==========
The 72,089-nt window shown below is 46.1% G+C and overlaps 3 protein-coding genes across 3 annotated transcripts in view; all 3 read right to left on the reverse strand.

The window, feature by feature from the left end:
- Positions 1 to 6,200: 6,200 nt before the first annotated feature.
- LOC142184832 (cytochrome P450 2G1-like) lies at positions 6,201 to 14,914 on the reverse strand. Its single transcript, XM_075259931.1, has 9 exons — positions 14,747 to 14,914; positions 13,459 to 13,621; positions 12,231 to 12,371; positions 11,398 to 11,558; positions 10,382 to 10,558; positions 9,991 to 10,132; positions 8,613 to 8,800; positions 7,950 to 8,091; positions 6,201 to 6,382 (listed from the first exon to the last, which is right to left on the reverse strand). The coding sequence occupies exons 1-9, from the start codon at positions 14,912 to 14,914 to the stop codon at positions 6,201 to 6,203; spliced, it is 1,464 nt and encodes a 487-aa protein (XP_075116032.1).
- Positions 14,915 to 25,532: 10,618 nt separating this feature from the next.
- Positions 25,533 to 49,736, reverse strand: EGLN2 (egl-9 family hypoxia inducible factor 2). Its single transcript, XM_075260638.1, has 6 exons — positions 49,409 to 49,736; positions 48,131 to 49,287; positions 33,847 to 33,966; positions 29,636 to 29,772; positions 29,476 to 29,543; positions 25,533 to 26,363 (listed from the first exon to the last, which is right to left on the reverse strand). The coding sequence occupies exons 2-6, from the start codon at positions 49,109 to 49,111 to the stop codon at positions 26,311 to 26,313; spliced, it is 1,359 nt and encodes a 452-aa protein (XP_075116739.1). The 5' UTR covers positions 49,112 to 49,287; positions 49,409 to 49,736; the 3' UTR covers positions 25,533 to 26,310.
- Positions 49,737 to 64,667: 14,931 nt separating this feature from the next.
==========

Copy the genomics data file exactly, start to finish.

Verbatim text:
The 72,089-nt window shown below is 46.1% G+C and overlaps 3 protein-coding genes across 3 annotated transcripts in view; all 3 read right to left on the reverse strand.

The window, feature by feature from the left end:
- Positions 1 to 6,200: 6,200 nt before the first annotated feature.
- LOC142184832 (cytochrome P450 2G1-like) lies at positions 6,201 to 14,914 on the reverse strand. Its single transcript, XM_075259931.1, has 9 exons — positions 14,747 to 14,914; positions 13,459 to 13,621; positions 12,231 to 12,371; positions 11,398 to 11,558; positions 10,382 to 10,558; positions 9,991 to 10,132; positions 8,613 to 8,800; positions 7,950 to 8,091; positions 6,201 to 6,382 (listed from the first exon to the last, which is right to left on the reverse strand). The coding sequence occupies exons 1-9, from the start codon at positions 14,912 to 14,914 to the stop codon at positions 6,201 to 6,203; spliced, it is 1,464 nt and encodes a 487-aa protein (XP_075116032.1).
- Positions 14,915 to 25,532: 10,618 nt separating this feature from the next.
- Positions 25,533 to 49,736, reverse strand: EGLN2 (egl-9 family hypoxia inducible factor 2). Its single transcript, XM_075260638.1, has 6 exons — positions 49,409 to 49,736; positions 48,131 to 49,287; positions 33,847 to 33,966; positions 29,636 to 29,772; positions 29,476 to 29,543; positions 25,533 to 26,363 (listed from the first exon to the last, which is right to left on the reverse strand). The coding sequence occupies exons 2-6, from the start codon at positions 49,109 to 49,111 to the stop codon at positions 26,311 to 26,313; spliced, it is 1,359 nt and encodes a 452-aa protein (XP_075116739.1). The 5' UTR covers positions 49,112 to 49,287; positions 49,409 to 49,736; the 3' UTR covers positions 25,533 to 26,310.
- Positions 49,737 to 64,667: 14,931 nt separating this feature from the next.